Hence, following the diplomatic mishap at the Thai Foreign Ministry in which U.S. Ambassador Glyn T. Davies surprised and embarrassed the host by reading out a statement from the State Department regarding the U.S. position on the Thai human rights situation, the Thai government appeared to exploit Prayuth’s visit to Russia to convey its new allegiance toward the Russian leadership. Thailand hoped that by choosing Russia as a bedfellow, it could simply augment its diplomatic weight against Washington.

In the short run, this kind of tactic might have been effective. Since the U.S. has refused to recognize the Prayuth government, Thailand has searched for new providers of legitimacy to solidify its position on the global stage. Internally, the endorsement from China and Russia has directly boosted the confidence of the Thai political leaders to prolong their rule amid Western condemnation.

However, in the long run, the bamboo diplomacy of leaning toward China and Russia could prove to be myopic in the game of international politics. Although there is a long list of irritants in the relationship between the West and China as well as between the West and Russia, it would be naive for Thailand to imagine that Beijing and Moscow would stand up to defend Bangkok if the latter’s political violence breaks out as a result of its increasing repression of the public.

It is true that the U.S. is still at loggerheads with China and Russia over a variety of issues, from the conflict in the South China Sea and nuclear proliferation on the Korean Peninsula to the U.S. policy in Syria and the surge of terrorism in Europe. But at the same time, Washington has reached out to Beijing and Moscow in an attempt to establish a balance of power through cooperation on other fronts.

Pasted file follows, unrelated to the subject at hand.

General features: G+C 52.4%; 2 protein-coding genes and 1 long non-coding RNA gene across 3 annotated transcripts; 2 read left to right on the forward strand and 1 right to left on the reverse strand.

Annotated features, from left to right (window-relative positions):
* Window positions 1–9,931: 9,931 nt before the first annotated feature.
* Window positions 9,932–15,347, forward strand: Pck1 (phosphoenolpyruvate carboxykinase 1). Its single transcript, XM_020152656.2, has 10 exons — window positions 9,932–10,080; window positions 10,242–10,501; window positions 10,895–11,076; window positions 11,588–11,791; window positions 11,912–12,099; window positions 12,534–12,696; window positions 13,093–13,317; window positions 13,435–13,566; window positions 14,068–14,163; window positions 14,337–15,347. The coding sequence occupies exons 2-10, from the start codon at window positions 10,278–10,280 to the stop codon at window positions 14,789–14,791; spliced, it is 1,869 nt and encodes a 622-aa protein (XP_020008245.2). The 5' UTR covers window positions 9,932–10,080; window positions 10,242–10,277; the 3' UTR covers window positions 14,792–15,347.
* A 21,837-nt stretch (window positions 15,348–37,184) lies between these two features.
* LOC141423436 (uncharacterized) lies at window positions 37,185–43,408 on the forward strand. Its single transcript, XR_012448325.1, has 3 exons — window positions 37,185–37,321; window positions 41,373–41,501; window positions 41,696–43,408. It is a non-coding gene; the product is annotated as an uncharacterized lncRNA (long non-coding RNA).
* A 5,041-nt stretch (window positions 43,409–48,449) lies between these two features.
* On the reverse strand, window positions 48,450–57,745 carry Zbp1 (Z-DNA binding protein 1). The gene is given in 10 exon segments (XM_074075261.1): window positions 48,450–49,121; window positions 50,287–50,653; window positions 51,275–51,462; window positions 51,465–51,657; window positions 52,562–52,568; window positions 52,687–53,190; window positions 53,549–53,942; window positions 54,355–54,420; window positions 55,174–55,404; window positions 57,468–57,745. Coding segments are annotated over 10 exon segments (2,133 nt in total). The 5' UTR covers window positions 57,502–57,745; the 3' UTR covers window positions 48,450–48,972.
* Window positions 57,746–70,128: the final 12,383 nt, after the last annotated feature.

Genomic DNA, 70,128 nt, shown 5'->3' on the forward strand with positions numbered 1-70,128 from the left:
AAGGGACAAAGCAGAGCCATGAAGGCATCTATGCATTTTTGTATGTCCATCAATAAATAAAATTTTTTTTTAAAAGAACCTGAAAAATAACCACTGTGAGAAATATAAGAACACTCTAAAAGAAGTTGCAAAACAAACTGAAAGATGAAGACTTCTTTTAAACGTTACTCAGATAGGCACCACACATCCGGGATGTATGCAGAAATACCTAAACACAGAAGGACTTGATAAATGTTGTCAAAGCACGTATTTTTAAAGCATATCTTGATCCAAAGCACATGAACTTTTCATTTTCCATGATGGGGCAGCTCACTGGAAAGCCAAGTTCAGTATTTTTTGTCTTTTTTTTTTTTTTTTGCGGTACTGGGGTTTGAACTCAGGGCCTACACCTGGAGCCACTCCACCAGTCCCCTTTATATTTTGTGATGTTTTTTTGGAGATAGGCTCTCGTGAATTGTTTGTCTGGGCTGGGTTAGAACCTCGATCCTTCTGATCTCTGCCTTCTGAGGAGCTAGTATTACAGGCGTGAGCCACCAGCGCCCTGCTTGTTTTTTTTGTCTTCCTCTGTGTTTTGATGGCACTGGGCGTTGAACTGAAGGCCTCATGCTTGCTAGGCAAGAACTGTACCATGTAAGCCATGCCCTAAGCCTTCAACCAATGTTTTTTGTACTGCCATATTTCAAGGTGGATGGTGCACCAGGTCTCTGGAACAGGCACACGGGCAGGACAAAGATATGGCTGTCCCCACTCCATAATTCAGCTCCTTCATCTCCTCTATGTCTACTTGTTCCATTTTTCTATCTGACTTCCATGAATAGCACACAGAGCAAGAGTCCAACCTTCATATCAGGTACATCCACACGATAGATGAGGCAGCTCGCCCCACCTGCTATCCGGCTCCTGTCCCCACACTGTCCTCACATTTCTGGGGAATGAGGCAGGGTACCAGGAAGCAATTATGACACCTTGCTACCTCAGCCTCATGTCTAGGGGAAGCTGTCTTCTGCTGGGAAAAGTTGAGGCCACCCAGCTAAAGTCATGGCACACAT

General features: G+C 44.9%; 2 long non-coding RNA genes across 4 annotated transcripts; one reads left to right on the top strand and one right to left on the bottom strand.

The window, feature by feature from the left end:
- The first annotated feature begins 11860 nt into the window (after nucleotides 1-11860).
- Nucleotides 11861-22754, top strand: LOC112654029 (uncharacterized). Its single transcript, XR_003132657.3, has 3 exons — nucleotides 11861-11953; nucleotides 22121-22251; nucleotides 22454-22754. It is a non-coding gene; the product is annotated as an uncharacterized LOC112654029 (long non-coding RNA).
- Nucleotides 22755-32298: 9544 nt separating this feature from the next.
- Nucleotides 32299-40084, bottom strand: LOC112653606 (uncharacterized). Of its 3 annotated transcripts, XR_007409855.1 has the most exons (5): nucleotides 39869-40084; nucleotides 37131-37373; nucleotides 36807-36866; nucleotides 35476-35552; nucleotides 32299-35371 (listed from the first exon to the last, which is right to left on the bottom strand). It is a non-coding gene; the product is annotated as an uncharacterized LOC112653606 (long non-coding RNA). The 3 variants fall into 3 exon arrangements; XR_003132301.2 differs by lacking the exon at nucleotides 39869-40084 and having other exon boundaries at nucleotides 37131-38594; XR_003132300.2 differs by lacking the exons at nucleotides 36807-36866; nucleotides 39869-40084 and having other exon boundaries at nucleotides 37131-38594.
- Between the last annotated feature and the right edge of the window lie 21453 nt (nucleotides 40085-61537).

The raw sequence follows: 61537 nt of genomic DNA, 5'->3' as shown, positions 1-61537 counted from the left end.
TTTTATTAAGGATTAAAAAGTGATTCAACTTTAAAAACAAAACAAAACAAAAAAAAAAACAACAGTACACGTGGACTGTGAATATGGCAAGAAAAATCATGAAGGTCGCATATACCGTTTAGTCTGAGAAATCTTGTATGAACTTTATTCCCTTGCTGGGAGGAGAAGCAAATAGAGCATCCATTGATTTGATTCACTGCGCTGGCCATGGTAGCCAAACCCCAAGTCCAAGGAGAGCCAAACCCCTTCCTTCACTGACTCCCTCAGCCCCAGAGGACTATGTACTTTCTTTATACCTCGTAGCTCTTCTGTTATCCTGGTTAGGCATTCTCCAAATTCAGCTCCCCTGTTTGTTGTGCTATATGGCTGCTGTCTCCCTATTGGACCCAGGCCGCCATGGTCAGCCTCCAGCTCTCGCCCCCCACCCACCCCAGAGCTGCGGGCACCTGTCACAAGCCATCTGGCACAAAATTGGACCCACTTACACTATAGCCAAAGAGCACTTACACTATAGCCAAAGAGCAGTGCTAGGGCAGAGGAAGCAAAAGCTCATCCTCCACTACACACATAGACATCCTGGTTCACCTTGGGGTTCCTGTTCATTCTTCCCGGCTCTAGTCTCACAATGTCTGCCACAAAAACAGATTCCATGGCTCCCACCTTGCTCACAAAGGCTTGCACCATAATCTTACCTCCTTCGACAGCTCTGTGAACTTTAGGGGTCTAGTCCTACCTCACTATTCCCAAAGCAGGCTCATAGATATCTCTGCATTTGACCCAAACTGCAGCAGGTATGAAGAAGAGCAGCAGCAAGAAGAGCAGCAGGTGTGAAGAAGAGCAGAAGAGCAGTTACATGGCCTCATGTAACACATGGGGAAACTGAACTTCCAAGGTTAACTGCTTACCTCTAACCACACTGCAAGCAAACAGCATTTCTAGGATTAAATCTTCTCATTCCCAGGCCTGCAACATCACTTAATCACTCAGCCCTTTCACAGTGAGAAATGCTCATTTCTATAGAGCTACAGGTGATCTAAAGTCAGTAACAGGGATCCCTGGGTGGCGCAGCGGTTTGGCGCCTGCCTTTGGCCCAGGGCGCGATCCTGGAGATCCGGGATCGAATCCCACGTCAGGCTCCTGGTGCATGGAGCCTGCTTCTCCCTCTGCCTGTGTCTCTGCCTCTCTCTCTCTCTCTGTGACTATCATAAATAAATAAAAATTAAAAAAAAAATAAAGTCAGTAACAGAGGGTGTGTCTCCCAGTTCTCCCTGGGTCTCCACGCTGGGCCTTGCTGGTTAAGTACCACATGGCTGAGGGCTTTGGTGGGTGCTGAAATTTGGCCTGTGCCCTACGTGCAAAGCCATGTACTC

Hence, the approach of playing Russia and China off against the U.S. is overrated and may not guarantee real success on Thailand’s part. On the contrary, being drawn into the supposedly embracing arms of China and Russia could cost Thailand more, in terms of being subject to heftier sanctions should the junta’s confidence in its new international alliance translate into boldness for renewed dissident crackdowns.

In the long run too, Thailand’s cozying up with alternative powers like China and Russia, whose values and principles on democracy are vague or even nonexistent, would inevitably place Thailand in a low-trust category.

In Southeast Asia, Thailand has long played a key part in regional politics. In its global ambitions, Thailand once nominated its candidate for the position of the U.N. secretary-general and is now campaigning to become a nonpermanent member of the U.N. Security Council.

But bamboo diplomacy, which currently witnesses Thailand riding on the Chinese and Russian wind, may prove disastrous for Thailand’s global trust. A despotic regime may come and go, but trust in the country on the global stage will constantly be judged. Once it is lost, rebuilding it will be arduous.

Pavin Chachavalpongpun is an associate professor at Kyoto University’s Center for Southeast Asian Studies.